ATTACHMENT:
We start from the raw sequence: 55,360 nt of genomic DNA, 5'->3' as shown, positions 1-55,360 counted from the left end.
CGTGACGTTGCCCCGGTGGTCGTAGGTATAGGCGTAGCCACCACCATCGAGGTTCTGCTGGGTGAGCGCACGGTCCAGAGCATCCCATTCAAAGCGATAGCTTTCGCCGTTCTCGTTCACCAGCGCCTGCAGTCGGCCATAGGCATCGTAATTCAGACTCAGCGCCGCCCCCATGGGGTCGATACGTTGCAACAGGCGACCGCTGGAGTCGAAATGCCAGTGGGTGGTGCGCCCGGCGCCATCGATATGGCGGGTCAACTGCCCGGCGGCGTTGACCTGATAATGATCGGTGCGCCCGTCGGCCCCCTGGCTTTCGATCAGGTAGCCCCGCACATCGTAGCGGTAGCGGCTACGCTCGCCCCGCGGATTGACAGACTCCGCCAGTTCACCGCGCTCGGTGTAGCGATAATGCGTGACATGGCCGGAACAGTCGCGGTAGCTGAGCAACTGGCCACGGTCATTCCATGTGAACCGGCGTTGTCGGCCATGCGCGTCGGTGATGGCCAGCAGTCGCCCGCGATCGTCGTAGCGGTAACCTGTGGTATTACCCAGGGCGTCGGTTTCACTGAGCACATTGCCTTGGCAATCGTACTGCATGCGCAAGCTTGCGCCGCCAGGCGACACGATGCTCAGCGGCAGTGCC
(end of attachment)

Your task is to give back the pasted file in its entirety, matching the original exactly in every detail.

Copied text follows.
We start from the raw sequence: 55,360 nt of genomic DNA, 5'->3' as shown, positions 1-55,360 counted from the left end.
CGTGACGTTGCCCCGGTGGTCGTAGGTATAGGCGTAGCCACCACCATCGAGGTTCTGCTGGGTGAGCGCACGGTCCAGAGCATCCCATTCAAAGCGATAGCTTTCGCCGTTCTCGTTCACCAGCGCCTGCAGTCGGCCATAGGCATCGTAATTCAGACTCAGCGCCGCCCCCATGGGGTCGATACGTTGCAACAGGCGACCGCTGGAGTCGAAATGCCAGTGGGTGGTGCGCCCGGCGCCATCGATATGGCGGGTCAACTGCCCGGCGGCGTTGACCTGATAATGATCGGTGCGCCCGTCGGCCCCCTGGCTTTCGATCAGGTAGCCCCGCACATCGTAGCGGTAGCGGCTACGCTCGCCCCGCGGATTGACAGACTCCGCCAGTTCACCGCGCTCGGTGTAGCGATAATGCGTGACATGGCCGGAACAGTCGCGGTAGCTGAGCAACTGGCCACGGTCATTCCATGTGAACCGGCGTTGTCGGCCATGCGCGTCGGTGATGGCCAGCAGTCGCCCGCGATCGTCGTAGCGGTAACCTGTGGTATTACCCAGGGCGTCGGTTTCACTGAGCACATTGCCTTGGCAATCGTACTGCATGCGCAAGCTTGCGCCGCCAGGCGACACGATGCTCAGCGGCAGTGCC